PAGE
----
I echo Tim's second point on necessary policy changes in Japan. I know, in the healthcare sector, the government tightly controls profit margins, and this has a dampening effect on innovation. I imagine it might be similar across other sectors. In my opinion, innovation is a major factor which differentiates the United States from Europe ( and Japan, and it is affected by taxes on monetary gains, the education system, and other elements related to extent and equity of opportunities. However, at the same time, the similarities between the decades-long depression in Japan and the current climate in the United States should serve as a rather forceful message to politicians that a bi-partisan and effective approach to the fiscal cliff must be reached.

  3. Mengyao Kong
    To be honest, I am not as knowledgeable as Tim for this topic. I have less opinion what is going on in Japan. However, as an advanced economy in the world, I think there are a couple of things I think will work:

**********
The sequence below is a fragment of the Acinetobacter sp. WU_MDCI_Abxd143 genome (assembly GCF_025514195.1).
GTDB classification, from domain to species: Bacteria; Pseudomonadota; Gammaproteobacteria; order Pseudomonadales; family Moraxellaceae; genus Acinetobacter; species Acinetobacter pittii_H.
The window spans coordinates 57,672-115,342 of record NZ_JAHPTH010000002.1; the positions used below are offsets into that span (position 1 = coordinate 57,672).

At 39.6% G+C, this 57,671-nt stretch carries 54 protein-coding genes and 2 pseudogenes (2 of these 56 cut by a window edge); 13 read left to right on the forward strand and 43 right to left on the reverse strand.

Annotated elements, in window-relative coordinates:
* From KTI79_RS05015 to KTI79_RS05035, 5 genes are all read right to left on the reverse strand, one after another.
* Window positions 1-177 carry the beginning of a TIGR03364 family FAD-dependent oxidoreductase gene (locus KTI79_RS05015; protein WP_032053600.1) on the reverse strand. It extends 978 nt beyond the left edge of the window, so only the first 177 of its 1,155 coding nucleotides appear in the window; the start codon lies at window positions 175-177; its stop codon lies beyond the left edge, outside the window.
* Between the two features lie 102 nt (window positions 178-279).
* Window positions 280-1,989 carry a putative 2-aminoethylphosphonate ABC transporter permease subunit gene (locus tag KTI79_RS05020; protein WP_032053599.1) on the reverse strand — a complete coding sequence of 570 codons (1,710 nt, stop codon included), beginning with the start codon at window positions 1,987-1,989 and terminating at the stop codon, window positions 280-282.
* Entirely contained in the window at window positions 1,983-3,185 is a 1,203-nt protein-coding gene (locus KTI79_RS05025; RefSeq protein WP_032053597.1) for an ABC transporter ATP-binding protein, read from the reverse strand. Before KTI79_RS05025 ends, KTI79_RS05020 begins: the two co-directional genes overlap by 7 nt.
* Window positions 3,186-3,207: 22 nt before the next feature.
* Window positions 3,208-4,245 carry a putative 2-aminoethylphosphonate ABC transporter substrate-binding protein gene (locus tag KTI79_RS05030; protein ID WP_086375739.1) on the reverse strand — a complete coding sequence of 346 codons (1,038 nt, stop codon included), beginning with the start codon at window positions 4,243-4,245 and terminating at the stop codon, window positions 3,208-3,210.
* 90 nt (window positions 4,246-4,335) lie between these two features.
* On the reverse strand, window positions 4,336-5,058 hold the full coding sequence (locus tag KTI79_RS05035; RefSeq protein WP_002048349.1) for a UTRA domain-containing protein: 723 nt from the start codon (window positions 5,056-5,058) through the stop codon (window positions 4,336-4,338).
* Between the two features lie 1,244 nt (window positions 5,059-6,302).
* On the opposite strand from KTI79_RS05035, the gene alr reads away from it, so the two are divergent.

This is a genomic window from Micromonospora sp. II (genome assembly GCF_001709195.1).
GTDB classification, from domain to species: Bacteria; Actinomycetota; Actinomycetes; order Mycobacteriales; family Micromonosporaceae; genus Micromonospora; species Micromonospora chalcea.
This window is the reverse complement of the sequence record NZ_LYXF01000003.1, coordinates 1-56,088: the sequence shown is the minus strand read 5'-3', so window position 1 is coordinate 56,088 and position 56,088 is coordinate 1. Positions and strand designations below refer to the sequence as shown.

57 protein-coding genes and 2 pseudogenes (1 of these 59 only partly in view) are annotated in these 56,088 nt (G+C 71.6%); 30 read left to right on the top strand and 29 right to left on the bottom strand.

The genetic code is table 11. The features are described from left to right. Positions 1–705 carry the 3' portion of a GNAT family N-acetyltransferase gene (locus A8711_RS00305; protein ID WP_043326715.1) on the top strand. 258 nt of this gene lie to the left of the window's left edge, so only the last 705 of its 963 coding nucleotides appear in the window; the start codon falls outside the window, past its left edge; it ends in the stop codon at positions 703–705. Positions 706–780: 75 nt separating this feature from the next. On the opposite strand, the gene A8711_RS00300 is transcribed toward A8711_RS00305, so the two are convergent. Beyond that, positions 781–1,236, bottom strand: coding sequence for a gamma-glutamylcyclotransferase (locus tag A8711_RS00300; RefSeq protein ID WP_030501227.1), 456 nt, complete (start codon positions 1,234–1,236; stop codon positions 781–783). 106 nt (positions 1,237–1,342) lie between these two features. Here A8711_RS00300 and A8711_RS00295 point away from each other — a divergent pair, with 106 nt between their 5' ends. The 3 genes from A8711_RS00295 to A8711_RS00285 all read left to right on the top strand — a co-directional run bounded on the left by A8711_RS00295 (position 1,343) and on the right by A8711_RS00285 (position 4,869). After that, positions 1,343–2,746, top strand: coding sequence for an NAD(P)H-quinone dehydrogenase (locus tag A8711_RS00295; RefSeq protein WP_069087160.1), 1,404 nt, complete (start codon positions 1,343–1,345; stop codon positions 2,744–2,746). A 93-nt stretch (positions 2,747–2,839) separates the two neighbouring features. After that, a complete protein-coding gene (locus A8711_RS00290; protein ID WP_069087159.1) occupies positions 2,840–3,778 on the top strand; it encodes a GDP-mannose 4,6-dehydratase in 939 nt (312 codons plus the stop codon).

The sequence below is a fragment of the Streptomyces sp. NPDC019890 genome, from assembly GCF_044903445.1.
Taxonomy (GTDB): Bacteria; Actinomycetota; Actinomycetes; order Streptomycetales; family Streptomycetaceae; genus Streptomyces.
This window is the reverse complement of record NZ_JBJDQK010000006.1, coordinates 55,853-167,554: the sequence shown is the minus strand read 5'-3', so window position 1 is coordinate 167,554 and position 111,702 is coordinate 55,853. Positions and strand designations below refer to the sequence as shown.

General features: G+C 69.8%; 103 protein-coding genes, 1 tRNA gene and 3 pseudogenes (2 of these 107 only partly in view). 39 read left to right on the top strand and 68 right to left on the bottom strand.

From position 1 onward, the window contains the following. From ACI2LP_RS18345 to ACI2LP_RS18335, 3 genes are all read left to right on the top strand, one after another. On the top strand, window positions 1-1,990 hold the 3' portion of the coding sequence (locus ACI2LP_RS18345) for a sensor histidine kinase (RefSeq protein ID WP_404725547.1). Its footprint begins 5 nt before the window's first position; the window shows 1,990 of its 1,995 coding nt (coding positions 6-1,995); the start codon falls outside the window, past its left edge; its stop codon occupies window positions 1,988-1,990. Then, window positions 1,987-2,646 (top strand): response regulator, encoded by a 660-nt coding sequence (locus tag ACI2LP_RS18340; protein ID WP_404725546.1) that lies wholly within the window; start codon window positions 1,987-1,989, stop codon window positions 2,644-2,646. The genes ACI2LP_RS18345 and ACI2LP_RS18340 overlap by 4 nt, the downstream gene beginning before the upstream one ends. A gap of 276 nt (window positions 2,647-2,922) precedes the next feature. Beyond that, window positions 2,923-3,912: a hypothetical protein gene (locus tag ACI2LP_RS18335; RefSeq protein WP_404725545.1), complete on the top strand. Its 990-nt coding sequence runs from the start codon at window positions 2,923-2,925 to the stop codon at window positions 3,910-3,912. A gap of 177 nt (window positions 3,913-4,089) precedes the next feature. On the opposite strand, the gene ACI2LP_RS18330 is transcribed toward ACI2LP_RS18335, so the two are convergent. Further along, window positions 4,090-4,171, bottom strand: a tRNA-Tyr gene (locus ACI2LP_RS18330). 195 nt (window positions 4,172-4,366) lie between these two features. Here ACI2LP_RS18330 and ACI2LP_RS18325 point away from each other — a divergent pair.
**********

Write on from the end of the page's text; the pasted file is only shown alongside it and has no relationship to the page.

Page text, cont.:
1. Open the gate and encourage the trade, less subsidy on their industry, this kind of subsidiary thing never work. For instance, what did we try to do 10 years ago, the government called it we use the market to exchange the high tech for auto industry. What do we have right now? I heard there is a Chinese car got one star rating for driving security rating over five. It is like a humiliating raring. Sometimes we have to expose our kids in the real world to make them grow up.
    2. The relationship with China. Nobody wants to see anything severe of the issue in Diaoyu Island. l hope it is done in a peaceful way (Maybe I am unrealistic). However, this anti-Japanese thing doesn't work like it seem to be. At the time of 1919, we didn't use the goods from Japan, which worded because all products are produced in Japan and shipped to China. The only party who had loss is Japanese manufacture. Right now, we have manufacture develop and manufacture tons of stuff labeled brand of Japan but actually help our economy.

  4. Tian Tan
    Rumors are that many hedge funds are buying CDS of Japanese companies like Sony, Panasonic and Nippon Paper which means they are betting on financial distress of these seemingly unbeatable corporations. Many of these big Japan companies reported decreased profit this year and their credibility has been questioned by the market.